The significant studies were made to attribute the spatial relationship between the Land use / land cover changes, geoclimate variables, and the malaria disease transmission (Mushinzimana ES, et al., 2006, Leonardo LR, et al., 2005, Rogers DJ, et al, 2000, Craig, M.H. et al. 1999, Hay SI, et al, 1998, Lindsay SW and Birley MH, 1996, Akhtar R. and Mc Michael AJ, 1996). The specific aquatic habitats with a particular plant communities support malaria vector mosquito breeding habitats (Thomson MC et al., 1996, Wood BL et al., 1991 and 1992). The Normalized Difference Vegetation Index (NDVI) values (-1 and +1) derived from the Multispectral Landsat TM satellite data (Liu J and Chen XP 2006) and, the Indian remote sensing of IRS LISS I and LISS II data were used to analyze the areas of suitability for malaria mosquitoes vector breeding habitats (Palaniyandi M, et al, 2012, Sharma VP et al, 1996). The remote sensing and GIS highbred techniques could provide the relevant surrogate information relating to the spatial variation of the climate variables, the malaria mosquito breeding habitats (Bouma M, et al, 1995, Tyagi BK, et al., 1995, and Wood BL, et al, 1991 and 1992) and the malaria transmission risk. The present study was designed for exploring the use of remote sensing and GIS techniques for mapping malaria transmission risk in India.
Spatial analysis of malaria transmission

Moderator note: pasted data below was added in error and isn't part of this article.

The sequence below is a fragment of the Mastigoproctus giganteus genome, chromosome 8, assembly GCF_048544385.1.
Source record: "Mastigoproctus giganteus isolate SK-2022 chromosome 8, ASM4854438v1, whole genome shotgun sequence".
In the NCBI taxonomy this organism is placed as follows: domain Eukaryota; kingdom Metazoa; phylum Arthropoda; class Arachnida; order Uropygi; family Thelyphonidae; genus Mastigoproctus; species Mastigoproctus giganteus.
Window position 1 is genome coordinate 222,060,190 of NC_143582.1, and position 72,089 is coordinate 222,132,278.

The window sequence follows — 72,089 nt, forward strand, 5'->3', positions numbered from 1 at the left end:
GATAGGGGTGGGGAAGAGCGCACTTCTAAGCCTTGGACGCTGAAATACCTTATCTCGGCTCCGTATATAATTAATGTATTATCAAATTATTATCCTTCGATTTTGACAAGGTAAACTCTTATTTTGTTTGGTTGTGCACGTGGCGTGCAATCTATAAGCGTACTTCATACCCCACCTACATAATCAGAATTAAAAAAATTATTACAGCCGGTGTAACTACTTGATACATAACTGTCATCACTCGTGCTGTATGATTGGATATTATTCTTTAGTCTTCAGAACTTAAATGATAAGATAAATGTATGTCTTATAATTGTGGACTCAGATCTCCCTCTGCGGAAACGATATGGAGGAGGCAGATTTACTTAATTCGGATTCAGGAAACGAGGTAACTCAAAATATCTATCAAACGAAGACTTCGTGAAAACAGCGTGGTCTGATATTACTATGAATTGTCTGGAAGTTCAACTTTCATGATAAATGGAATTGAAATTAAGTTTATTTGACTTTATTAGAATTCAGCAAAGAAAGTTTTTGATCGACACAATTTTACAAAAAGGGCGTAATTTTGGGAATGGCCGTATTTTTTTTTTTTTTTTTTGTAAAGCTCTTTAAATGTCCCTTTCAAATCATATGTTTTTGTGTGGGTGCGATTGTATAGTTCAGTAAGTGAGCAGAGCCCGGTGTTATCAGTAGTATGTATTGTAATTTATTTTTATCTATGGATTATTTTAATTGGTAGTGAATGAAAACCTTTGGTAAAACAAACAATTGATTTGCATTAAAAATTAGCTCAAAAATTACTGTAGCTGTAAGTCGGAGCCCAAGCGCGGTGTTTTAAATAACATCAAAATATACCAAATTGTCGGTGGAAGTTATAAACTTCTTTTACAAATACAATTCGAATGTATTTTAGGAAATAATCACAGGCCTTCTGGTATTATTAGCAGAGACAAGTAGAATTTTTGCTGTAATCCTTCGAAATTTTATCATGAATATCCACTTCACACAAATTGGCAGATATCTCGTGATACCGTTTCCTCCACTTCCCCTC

The malaria transmission predictive models needs to improve with refining the existing models. GIS was used to construct the thematic maps, spatial analysis and the spatial modeling of malaria transmission risk as perennial, seasonal, bi-seasonal, sporadic epidemics etc., perhaps, GIS allow layers of information of malaria vectors and climatic variables (Temperature, relative humidity, saturation deficiency and rainfall). The indicator of malaria stability is the reproduction rate (Ro) of the disease: when Ro is less than this would be a Boolean situation, where climate is suitable (1) or unsuitable (0). Defining Boolean thresholds above which the temperature–rainfall combination is considered suitable and where malaria is expected to occur, or below which malaria is expected not to occur, would be ignoring natural gradients and inherent uncertainty. The digitally superimposed thematic maps of climate variables with the malaria epidemic cases for performing the spatial analysis to construct a spatial modeling for predicting malaria transmission risk in the endemic and non-endemic areas (Small et al., 2003, Craig, M.H. et al. 1999, Akhtar R. and Mc Michael AJ, 1996, Hay SI, et al, 1998, Lindsay SW et al., 1996 and 1998, Martens P, et al., 1999). The results were provided that the geographical distribution of malaria transmission and spatial diffusion are greatly in?? uenced by geo-climatic variables.